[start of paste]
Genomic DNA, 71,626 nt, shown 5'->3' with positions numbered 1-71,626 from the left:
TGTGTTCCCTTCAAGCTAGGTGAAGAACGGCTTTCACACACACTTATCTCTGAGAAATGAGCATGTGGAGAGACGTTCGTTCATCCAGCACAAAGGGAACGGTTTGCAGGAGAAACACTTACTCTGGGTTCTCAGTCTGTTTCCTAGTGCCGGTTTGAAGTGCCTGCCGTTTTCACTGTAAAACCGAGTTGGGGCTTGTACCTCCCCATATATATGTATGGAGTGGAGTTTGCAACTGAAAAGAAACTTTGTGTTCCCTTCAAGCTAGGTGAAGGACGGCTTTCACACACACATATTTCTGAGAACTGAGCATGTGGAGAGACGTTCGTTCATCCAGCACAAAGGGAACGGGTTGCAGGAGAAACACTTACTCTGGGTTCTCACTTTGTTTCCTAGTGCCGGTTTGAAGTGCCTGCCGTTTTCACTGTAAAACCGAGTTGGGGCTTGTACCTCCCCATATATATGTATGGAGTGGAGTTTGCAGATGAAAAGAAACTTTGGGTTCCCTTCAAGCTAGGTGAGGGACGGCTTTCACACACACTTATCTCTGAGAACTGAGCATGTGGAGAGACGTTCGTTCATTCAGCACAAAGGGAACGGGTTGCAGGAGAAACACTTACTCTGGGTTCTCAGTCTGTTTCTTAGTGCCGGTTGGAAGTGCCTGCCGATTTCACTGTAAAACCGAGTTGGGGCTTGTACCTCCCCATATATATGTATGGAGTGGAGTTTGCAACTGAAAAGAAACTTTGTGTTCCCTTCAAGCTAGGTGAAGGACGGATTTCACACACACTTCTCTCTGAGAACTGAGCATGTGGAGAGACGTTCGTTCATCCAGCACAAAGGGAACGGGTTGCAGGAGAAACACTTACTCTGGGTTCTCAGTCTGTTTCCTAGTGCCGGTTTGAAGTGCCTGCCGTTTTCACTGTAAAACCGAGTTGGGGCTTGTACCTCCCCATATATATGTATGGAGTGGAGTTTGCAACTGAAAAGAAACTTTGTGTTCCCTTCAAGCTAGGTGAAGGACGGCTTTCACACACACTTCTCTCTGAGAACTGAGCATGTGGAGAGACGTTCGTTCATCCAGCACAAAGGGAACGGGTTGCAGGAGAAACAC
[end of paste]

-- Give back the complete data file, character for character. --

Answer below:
Genomic DNA, 71,626 nt, shown 5'->3' with positions numbered 1-71,626 from the left:
TGTGTTCCCTTCAAGCTAGGTGAAGAACGGCTTTCACACACACTTATCTCTGAGAAATGAGCATGTGGAGAGACGTTCGTTCATCCAGCACAAAGGGAACGGTTTGCAGGAGAAACACTTACTCTGGGTTCTCAGTCTGTTTCCTAGTGCCGGTTTGAAGTGCCTGCCGTTTTCACTGTAAAACCGAGTTGGGGCTTGTACCTCCCCATATATATGTATGGAGTGGAGTTTGCAACTGAAAAGAAACTTTGTGTTCCCTTCAAGCTAGGTGAAGGACGGCTTTCACACACACATATTTCTGAGAACTGAGCATGTGGAGAGACGTTCGTTCATCCAGCACAAAGGGAACGGGTTGCAGGAGAAACACTTACTCTGGGTTCTCACTTTGTTTCCTAGTGCCGGTTTGAAGTGCCTGCCGTTTTCACTGTAAAACCGAGTTGGGGCTTGTACCTCCCCATATATATGTATGGAGTGGAGTTTGCAGATGAAAAGAAACTTTGGGTTCCCTTCAAGCTAGGTGAGGGACGGCTTTCACACACACTTATCTCTGAGAACTGAGCATGTGGAGAGACGTTCGTTCATTCAGCACAAAGGGAACGGGTTGCAGGAGAAACACTTACTCTGGGTTCTCAGTCTGTTTCTTAGTGCCGGTTGGAAGTGCCTGCCGATTTCACTGTAAAACCGAGTTGGGGCTTGTACCTCCCCATATATATGTATGGAGTGGAGTTTGCAACTGAAAAGAAACTTTGTGTTCCCTTCAAGCTAGGTGAAGGACGGATTTCACACACACTTCTCTCTGAGAACTGAGCATGTGGAGAGACGTTCGTTCATCCAGCACAAAGGGAACGGGTTGCAGGAGAAACACTTACTCTGGGTTCTCAGTCTGTTTCCTAGTGCCGGTTTGAAGTGCCTGCCGTTTTCACTGTAAAACCGAGTTGGGGCTTGTACCTCCCCATATATATGTATGGAGTGGAGTTTGCAACTGAAAAGAAACTTTGTGTTCCCTTCAAGCTAGGTGAAGGACGGCTTTCACACACACTTCTCTCTGAGAACTGAGCATGTGGAGAGACGTTCGTTCATCCAGCACAAAGGGAACGGGTTGCAGGAGAAACAC